Best Music Writing 2010

Overview


Best Music Writing has become one of the most eagerly awaited annuals out there. Celebrating the year in music writing by gathering a rich array of essays, missives, and musings on every style of music from rock to hip-hop to R&B to jazz to pop to blues and more, it is essential reading for anyone who loves great music and accomplished writing. Scribes of every imaginable sort—novelists, poets, journalists, musicians—are gathered to create a multi-voiced snapshot of the year in music writing that, like the ...
See more details below
Other sellers (Paperback)
  • All (48) from $1.99   
  • New (21) from $1.99   
  • Used (27) from $1.99   
Best Music Writing 2010

Available on NOOK devices and apps  
  • NOOK Devices
  • Samsung Galaxy Tab 4 NOOK
  • NOOK HD/HD+ Tablet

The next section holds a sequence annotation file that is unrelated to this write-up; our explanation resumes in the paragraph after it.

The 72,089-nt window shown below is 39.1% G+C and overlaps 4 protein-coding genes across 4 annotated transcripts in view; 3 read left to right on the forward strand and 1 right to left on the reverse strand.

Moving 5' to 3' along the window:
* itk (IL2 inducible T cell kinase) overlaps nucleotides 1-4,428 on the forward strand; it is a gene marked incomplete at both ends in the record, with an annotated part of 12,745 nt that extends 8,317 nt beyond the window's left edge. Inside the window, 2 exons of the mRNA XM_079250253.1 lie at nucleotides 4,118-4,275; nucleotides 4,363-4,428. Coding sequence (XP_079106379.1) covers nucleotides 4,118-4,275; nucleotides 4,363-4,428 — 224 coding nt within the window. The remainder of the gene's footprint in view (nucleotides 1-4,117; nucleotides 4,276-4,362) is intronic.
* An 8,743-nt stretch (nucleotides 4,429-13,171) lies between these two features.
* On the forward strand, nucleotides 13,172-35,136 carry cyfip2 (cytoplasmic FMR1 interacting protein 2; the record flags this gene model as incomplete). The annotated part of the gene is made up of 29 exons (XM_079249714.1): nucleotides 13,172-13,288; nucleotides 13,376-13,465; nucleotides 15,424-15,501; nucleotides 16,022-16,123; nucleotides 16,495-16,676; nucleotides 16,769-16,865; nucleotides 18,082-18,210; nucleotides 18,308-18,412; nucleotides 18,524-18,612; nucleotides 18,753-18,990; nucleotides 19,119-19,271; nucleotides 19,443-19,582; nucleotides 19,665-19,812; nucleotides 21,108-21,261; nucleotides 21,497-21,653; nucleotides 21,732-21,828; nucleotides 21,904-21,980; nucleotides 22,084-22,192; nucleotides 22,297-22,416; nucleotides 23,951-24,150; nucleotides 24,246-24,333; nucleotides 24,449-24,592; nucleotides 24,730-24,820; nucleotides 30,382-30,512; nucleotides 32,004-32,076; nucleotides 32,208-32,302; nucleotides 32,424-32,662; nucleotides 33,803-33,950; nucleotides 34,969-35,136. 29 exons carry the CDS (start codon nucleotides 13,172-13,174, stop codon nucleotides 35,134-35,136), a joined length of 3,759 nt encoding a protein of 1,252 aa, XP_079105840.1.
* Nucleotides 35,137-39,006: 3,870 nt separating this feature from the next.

• NOOK
  • NOOK Color
  • NOOK Tablet
  • Tablet/Phone
  • NOOK for Windows 8 Tablet
  • NOOK for iOS
  • NOOK for Android
  • NOOK Kids for iPad
  • PC/Mac
  • NOOK for Windows 8
  • NOOK for PC
  • NOOK for Mac
  • NOOK for Web

Want a NOOK? Explore Now

NOOK Book (eBook)
$10.49
BN.com price
(Save 41%)$17.99 List Price

Overview


Best Music Writing has become one of the most eagerly awaited annuals out there. Celebrating the year in music writing by gathering a rich array of essays, missives, and musings on every style of music from rock to hip-hop to R&B to jazz to pop to blues and more, it is essential reading for anyone who loves great music and accomplished writing. Scribes of every imaginable sort—novelists, poets, journalists, musicians—are gathered to create a multi-voiced snapshot of the year in music writing that, like the music it illuminates, is every bit as thrilling as it is riveting.
Read More Show Less

Editorial Reviews

Publishers Weekly
Starred Review.